Shakti Mills gang-rape case: In defence of life term

Shakti Mills gang-rape case: In defence of life sentence

If the fear of capital punishment is ineffective in deterring rapists, why is there a strong push for it in our society

Representative image. Credit: iStock Photo

In 2013, a 22-year-old woman who worked as a photojournalist in Mumbai was gang-raped in the Shakti Mills compound while she was on an assignment with a male colleague. In 2014, a sessions court sentenced three of the men involved in this crime to death by hanging. In November 2021, the Bombay High Court has commuted the death sentence of Vijay Jadhav, Qasim Shaikh and Salim Ansari.

This verdict has disappointed those who believe rapists deserve nothing less than the death penalty because of the brutality that the rape victim/survivor had been subjected to. However, the court's decision to stay the death sentence, and award life imprisonment, can also be viewed in keeping with feminist calls for the abolition of capital punishment.

In her article "Sexual Violence against Women, the Laws, the Punishment, and Negotiating the Duplicity" (2021) for the journal Laws, sociologist Suvarna Cherukuri argues that the death penalty "does not deter crime". This argument also appears in the 2013 report of the Justice Verma Committee, which the Centre appointed after the 'Nirbhaya' rape case in 2012 to review possible amendments to criminal law and suggest measures for faster trials and harsher penalties for criminals accused of sexual assault.

In January 2020, feminists and women's organisations from across India appealed to the President of India to stop the execution of Akshay Kumar, Vinay Sharma, Pawan Gupta and Mukesh Singh, convicted of the brutal assault, gang-rape and murder of a 23-year-old medical intern in Delhi in December 2012. 

The statement acknowledged the "inexorable pain" of parents and loved ones of people who are raped and killed but cautioned against "efforts by politicians and parties, courts and other vested interests to capitalise on their pain and make the case a matter of the nation's honour." It notes, "The bare truth is that even after the Indian state executed Auto (Gowri) Shankar in 1995, Ranga and Billa (Kuljeet Singh and Jasbir Singh) in 1982, and Dhananjay Chatterjee in 2004 for rape/s and murder, sexual assault and killings continue unabated."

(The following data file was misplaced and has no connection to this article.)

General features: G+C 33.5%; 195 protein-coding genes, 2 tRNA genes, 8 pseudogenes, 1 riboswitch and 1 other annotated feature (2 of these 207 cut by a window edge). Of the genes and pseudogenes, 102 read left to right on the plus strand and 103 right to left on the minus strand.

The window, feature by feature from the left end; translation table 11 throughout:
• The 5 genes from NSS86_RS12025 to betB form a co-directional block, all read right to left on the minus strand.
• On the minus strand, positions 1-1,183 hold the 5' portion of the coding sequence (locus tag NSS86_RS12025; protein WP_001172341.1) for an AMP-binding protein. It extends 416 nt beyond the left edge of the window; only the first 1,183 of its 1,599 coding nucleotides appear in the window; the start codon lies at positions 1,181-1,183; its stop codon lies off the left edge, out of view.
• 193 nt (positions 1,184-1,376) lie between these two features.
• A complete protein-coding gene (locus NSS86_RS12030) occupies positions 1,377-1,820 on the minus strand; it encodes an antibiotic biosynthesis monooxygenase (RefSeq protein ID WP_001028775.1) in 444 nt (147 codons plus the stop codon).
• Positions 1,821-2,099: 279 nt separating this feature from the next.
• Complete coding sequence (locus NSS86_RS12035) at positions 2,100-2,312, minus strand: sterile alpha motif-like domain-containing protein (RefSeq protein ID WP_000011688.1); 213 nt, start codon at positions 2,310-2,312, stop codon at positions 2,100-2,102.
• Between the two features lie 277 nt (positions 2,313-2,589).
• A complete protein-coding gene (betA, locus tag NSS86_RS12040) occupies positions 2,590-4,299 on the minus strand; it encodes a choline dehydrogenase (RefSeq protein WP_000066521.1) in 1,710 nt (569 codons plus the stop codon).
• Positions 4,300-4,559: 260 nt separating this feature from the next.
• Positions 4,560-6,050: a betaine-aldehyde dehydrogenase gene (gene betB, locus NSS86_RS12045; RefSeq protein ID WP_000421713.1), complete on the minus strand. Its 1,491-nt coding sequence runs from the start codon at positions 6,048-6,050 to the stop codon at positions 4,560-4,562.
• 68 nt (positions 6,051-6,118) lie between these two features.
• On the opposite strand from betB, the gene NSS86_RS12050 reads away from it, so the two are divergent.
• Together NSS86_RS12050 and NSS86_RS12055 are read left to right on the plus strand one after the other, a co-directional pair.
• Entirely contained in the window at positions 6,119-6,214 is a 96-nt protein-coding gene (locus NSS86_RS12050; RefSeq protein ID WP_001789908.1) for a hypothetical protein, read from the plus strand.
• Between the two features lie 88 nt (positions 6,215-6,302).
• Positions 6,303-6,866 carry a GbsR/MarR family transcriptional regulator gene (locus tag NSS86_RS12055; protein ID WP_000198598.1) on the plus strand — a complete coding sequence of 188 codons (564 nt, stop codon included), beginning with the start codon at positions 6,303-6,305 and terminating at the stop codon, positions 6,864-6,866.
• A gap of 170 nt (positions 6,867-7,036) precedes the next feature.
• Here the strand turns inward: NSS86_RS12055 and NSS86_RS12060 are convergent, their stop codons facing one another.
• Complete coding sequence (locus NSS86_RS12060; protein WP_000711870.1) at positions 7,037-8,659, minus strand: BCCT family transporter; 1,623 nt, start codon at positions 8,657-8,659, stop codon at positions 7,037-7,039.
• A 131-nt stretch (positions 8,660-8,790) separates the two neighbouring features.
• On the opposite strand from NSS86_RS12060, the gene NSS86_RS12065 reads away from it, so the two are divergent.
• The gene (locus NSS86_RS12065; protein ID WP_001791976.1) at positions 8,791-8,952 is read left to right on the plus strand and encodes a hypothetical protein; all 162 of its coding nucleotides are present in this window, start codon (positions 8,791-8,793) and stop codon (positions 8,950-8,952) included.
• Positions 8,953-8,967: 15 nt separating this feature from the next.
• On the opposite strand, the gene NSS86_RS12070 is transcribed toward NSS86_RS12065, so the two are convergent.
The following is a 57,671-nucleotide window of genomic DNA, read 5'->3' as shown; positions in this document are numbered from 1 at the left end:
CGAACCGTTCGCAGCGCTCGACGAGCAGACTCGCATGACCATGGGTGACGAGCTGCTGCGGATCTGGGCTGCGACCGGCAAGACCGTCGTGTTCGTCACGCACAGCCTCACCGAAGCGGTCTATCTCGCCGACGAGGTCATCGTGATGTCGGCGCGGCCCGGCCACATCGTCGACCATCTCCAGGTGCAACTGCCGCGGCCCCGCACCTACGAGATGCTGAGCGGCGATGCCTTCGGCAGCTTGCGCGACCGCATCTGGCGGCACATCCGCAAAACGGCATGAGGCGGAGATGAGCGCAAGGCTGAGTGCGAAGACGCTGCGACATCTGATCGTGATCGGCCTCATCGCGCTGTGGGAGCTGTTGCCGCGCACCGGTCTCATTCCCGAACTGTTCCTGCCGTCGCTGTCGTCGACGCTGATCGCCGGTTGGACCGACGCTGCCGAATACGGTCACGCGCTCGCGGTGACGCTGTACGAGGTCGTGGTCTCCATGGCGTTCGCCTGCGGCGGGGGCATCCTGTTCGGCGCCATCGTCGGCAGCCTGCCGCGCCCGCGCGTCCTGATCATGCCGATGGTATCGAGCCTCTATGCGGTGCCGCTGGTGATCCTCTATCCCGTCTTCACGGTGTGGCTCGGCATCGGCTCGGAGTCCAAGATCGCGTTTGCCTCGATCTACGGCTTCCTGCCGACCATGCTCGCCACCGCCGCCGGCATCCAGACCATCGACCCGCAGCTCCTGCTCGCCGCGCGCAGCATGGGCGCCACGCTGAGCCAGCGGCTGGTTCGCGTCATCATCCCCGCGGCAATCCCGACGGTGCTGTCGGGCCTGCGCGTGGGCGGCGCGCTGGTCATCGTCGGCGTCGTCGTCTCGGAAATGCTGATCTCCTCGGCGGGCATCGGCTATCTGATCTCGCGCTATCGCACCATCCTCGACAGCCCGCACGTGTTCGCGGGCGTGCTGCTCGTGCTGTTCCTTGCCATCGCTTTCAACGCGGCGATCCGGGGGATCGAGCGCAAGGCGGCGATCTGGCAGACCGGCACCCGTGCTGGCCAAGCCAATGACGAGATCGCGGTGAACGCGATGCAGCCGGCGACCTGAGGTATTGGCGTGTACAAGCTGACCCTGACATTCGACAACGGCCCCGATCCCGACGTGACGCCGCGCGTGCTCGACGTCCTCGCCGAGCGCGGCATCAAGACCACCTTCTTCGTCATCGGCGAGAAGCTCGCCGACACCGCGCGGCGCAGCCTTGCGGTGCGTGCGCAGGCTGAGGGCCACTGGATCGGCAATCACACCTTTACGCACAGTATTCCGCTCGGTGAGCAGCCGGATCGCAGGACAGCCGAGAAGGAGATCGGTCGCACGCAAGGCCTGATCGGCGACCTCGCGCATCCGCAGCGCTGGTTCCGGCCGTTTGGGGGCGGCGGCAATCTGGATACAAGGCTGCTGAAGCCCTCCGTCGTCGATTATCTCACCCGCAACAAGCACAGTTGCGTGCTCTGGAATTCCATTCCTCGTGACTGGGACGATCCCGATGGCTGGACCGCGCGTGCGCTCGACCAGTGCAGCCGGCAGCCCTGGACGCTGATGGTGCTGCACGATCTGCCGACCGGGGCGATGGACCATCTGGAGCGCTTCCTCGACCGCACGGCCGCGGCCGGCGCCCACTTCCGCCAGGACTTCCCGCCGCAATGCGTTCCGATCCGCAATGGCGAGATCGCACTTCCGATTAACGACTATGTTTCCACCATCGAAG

If the fear of capital punishment has been found ineffective in deterring rapists from raping, why is there such a strong push towards awarding a death sentence in our society? What is the nature of this so-called collective conscience, which demands punitive action of a kind that is unlikely to stop sexual violence against women? What gratification or victory does it seek from retribution? Who, if anyone at all, benefits from this notion of justice?

Cherukuri draws attention to the "disproportionate sentencing of racial-ethnic, religious minorities to death." She writes, "There cannot be a fair application of the death penalty; the 'rarest of the rare' doctrine is left to subject interpretations." This feminist critique of the legal discourse on rape and the death penalty is supported by lawyer Flavia Agnes. "Rape of Dalit women and girls by upper caste men is treated as less of a crime, and in contrast, those who are awarded death penalty in most cases of rape belong to the lower caste and class," she has said.